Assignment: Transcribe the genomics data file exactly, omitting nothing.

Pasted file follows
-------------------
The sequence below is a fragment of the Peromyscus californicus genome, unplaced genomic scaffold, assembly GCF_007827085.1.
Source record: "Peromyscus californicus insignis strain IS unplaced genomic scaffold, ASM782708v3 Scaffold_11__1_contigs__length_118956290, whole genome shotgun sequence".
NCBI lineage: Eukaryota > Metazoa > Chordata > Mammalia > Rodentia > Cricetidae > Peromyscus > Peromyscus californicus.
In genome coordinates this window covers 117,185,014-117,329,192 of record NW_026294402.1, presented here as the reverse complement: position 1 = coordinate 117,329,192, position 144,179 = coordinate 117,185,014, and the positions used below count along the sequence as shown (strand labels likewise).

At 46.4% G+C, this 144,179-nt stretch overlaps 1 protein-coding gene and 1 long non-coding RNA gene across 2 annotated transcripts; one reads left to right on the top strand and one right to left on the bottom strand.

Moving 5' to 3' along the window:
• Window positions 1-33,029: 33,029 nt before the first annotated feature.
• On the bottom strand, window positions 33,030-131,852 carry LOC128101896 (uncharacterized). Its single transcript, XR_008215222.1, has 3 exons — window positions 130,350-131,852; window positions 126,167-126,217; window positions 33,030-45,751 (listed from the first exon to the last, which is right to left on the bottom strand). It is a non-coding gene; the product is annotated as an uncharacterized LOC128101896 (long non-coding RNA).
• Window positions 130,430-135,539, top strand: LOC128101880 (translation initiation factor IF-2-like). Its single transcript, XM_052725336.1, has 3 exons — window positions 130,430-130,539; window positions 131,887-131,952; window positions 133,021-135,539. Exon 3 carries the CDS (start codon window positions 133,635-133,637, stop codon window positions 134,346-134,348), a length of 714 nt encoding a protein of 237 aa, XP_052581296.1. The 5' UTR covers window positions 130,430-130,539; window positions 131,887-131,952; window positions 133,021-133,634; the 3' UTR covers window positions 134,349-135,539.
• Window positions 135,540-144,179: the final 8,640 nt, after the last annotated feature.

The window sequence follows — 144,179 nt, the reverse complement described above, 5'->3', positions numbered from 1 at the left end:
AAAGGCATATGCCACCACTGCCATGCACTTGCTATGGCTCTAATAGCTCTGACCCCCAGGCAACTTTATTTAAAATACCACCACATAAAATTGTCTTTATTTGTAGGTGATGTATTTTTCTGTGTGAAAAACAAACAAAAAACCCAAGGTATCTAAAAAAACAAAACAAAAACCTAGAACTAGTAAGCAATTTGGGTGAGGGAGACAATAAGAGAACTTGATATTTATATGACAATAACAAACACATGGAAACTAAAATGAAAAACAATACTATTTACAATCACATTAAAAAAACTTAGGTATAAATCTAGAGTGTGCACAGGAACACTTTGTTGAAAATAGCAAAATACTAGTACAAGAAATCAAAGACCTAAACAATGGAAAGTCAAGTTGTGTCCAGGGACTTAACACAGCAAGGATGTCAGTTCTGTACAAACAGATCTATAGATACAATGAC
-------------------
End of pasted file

The sequence below is a fragment of the Peromyscus californicus genome, unplaced genomic scaffold, assembly GCF_007827085.1.
Source record: "Peromyscus californicus insignis strain IS unplaced genomic scaffold, ASM782708v3 Scaffold_11__1_contigs__length_118956290, whole genome shotgun sequence".
NCBI lineage: Eukaryota > Metazoa > Chordata > Mammalia > Rodentia > Cricetidae > Peromyscus > Peromyscus californicus.
In genome coordinates this window covers 117,185,014-117,329,192 of record NW_026294402.1, presented here as the reverse complement: position 1 = coordinate 117,329,192, position 144,179 = coordinate 117,185,014, and the positions used below count along the sequence as shown (strand labels likewise).

At 46.4% G+C, this 144,179-nt stretch overlaps 1 protein-coding gene and 1 long non-coding RNA gene across 2 annotated transcripts; one reads left to right on the top strand and one right to left on the bottom strand.

Moving 5' to 3' along the window:
• Window positions 1-33,029: 33,029 nt before the first annotated feature.
• On the bottom strand, window positions 33,030-131,852 carry LOC128101896 (uncharacterized). Its single transcript, XR_008215222.1, has 3 exons — window positions 130,350-131,852; window positions 126,167-126,217; window positions 33,030-45,751 (listed from the first exon to the last, which is right to left on the bottom strand). It is a non-coding gene; the product is annotated as an uncharacterized LOC128101896 (long non-coding RNA).
• Window positions 130,430-135,539, top strand: LOC128101880 (translation initiation factor IF-2-like). Its single transcript, XM_052725336.1, has 3 exons — window positions 130,430-130,539; window positions 131,887-131,952; window positions 133,021-135,539. Exon 3 carries the CDS (start codon window positions 133,635-133,637, stop codon window positions 134,346-134,348), a length of 714 nt encoding a protein of 237 aa, XP_052581296.1. The 5' UTR covers window positions 130,430-130,539; window positions 131,887-131,952; window positions 133,021-133,634; the 3' UTR covers window positions 134,349-135,539.
• Window positions 135,540-144,179: the final 8,640 nt, after the last annotated feature.

The window sequence follows — 144,179 nt, the reverse complement described above, 5'->3', positions numbered from 1 at the left end:
AAAGGCATATGCCACCACTGCCATGCACTTGCTATGGCTCTAATAGCTCTGACCCCCAGGCAACTTTATTTAAAATACCACCACATAAAATTGTCTTTATTTGTAGGTGATGTATTTTTCTGTGTGAAAAACAAACAAAAAACCCAAGGTATCTAAAAAAACAAAACAAAAACCTAGAACTAGTAAGCAATTTGGGTGAGGGAGACAATAAGAGAACTTGATATTTATATGACAATAACAAACACATGGAAACTAAAATGAAAAACAATACTATTTACAATCACATTAAAAAAACTTAGGTATAAATCTAGAGTGTGCACAGGAACACTTTGTTGAAAATAGCAAAATACTAGTACAAGAAATCAAAGACCTAAACAATGGAAAGTCAAGTTGTGTCCAGGGACTTAACACAGCAAGGATGTCAGTTCTGTACAAACAGATCTATAGATACAATGAC